Youth Perspective: What is failure?

Joel, from Mentor USA’s Youth Advisory Committee, has written this month’s Youth Perspective article in which he reflects on failure and shares how he did not let a setback get in the way of his will to succeed and fulfill his goals.

12 April 2022 | Youth Advisory Committee

What is failure? I know, this is a deep and packed question that everyone has a different answer to, but do you ever fail if you never give up?

Coming into this semester of college, just my 2nd one, I came in with a lot of energy, ready to go: “Man, let’s get this A, these classes are easy, so let’s go.” I got this. The first math exam fails. Yes, I was not joking about all this energy, all this hype that I put into this to fail right away made studying feel like a waste of time now. Safe to say, I was crushed after this. I was so disappointed that I felt like giving up, and I did for the next few weeks. Now let me add a few things I could have done better that I want to be taken away from this: don’t put pressure on yourself. We get enough of that from just our lives. Everyone is always adding pressure to everything that we do, and for you to add that more on to yourself will kill you when you tell yourself “A or bust”. If you don’t get that A on your first try; it’s not going to feel the best, but it’s best to give yourself some leeway and allow mistakes in your life as it’s the only way to grow. One time is one time, one exam is one exam. It’s not the end of the world. Get back up and keep going like you never even lost a step.

This is the key; it’s about how you respond after (failure) that matters.

- Joel Ukpelegbu, Mentor USA Youth Advisory Committee Member

Now, I wish I could say I did that, so what happened after? For the next two weeks, I did not do a thing because I was sad and wanted to give up, so that’s what I did. Because of the pressure I put on myself, I felt like a big failure. Keep in mind no one added on to this feeling but myself. I did this to myself, not my mom, dad, brother, sister, friends, no one but me. It did not matter what anyone else said or how anyone else was doing. I came in saying I wanted to do something, so if I did not leave doing that, what does it matter, right? But after those two weeks of feeling like crap and making myself feel that way all over failing ONE exam, I just started getting ready for the next one. I mean, what was I going to do? Fail again? (No). So, I studied a lot, like a lot, and this is the key; it’s about how you respond after that matters, and I got an 89 on my next exam. Now, it was not an A, but I still let myself win, and as long as I do that again going into this last exam (and I will), my 1st exam grade will be dropped, and I will be getting my A. Wow, who would have thought after all that in some way I still got exactly what I was looking for and got what I worked for? I’m glad I failed because if I did not, I would have never learned this lesson.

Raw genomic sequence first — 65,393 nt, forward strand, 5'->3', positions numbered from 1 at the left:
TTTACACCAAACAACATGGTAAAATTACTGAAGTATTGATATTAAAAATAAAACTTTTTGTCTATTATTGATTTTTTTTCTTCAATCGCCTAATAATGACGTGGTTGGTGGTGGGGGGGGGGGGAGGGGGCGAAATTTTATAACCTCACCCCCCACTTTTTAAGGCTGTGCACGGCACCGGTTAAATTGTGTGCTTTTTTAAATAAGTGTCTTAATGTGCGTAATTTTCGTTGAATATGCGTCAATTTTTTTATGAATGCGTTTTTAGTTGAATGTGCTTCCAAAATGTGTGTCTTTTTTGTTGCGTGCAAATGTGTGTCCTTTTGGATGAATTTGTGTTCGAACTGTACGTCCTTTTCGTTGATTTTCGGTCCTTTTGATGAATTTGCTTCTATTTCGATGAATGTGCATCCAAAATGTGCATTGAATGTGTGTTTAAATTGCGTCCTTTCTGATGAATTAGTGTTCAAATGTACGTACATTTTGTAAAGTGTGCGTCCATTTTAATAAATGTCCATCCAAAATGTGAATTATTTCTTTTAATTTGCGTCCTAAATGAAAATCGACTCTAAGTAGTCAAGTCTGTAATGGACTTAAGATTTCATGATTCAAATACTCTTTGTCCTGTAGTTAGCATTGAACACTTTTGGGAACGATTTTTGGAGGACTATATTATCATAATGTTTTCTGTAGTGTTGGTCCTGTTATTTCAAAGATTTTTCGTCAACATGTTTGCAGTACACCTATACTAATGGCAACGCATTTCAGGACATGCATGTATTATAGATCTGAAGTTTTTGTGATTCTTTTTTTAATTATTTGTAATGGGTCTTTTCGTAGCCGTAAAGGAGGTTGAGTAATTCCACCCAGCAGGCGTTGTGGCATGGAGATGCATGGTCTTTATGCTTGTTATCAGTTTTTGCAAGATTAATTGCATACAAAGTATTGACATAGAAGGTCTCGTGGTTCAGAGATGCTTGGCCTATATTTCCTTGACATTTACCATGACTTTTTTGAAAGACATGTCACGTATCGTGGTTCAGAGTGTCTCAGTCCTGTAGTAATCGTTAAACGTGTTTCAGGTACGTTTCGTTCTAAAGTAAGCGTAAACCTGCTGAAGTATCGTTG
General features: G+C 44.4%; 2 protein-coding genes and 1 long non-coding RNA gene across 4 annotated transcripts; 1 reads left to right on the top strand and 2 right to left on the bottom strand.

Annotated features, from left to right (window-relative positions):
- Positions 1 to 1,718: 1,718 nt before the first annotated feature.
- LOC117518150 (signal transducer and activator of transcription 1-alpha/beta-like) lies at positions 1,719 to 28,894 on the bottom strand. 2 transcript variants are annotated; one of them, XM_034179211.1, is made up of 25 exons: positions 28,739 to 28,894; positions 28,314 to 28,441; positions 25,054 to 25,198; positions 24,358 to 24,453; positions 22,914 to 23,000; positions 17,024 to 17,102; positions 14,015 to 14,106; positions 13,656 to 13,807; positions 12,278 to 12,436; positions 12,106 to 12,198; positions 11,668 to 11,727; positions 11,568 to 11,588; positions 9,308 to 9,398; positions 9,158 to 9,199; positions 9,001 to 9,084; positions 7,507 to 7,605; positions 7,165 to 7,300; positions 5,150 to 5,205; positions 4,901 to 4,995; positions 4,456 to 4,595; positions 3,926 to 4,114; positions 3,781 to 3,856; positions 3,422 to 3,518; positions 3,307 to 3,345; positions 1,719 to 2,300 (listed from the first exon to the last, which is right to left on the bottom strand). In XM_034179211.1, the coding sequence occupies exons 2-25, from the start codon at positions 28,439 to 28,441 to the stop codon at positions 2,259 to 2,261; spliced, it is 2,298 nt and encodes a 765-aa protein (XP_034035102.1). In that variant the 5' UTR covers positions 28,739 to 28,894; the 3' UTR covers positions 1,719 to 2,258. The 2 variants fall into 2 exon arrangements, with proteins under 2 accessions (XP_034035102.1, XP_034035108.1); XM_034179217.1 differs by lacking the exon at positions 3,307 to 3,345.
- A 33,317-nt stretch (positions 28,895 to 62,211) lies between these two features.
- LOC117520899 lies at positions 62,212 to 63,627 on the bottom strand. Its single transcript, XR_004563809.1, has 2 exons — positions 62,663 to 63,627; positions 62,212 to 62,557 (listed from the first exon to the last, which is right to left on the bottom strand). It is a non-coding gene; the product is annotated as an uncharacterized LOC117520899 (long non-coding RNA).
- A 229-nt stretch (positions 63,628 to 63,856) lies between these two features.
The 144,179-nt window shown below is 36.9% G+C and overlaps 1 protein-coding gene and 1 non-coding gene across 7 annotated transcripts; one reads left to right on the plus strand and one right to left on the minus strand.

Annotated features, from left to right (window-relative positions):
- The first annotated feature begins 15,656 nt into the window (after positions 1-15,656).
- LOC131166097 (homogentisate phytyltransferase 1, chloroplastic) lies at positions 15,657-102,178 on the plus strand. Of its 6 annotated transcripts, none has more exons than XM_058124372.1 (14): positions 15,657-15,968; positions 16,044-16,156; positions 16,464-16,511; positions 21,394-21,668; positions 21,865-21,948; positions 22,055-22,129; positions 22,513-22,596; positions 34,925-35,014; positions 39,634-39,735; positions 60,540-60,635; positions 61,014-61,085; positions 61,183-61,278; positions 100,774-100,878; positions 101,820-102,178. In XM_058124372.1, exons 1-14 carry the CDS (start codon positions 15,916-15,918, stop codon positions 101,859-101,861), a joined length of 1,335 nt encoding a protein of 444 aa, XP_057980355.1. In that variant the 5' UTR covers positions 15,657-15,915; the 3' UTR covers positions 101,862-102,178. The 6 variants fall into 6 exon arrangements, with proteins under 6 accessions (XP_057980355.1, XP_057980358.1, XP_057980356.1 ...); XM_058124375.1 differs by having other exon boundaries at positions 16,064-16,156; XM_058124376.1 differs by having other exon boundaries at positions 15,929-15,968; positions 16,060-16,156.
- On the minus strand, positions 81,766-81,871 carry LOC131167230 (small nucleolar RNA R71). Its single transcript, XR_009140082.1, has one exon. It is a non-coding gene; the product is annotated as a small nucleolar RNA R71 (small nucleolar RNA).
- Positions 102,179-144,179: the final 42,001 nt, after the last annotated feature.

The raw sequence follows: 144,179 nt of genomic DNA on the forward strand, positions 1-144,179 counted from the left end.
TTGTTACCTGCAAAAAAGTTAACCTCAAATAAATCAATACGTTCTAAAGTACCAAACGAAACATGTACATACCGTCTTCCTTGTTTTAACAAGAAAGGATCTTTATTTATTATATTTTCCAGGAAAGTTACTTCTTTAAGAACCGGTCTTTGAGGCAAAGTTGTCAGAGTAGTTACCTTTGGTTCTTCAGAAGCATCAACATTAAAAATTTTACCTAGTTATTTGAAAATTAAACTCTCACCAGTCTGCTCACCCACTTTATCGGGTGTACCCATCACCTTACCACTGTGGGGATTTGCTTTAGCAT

I feel like this applies just past school, we are all so quick to give up on ourselves, and it’s normal in this world, not about rebounding, no – people don’t look at that in this world, you fail, and they will write you off as a failure. DO NOT give in to that though. Let’s prove everyone wrong – you got this, I got this, we all do. When more people can learn how to fail, we will start seeing that failure only exists when you give up, you can never fail if you keep going.

Mentor USA Youth Advisory Committee
Joel together with parts of the Mentor USA Youth Advisory Committee during a meeting in Washington D.C.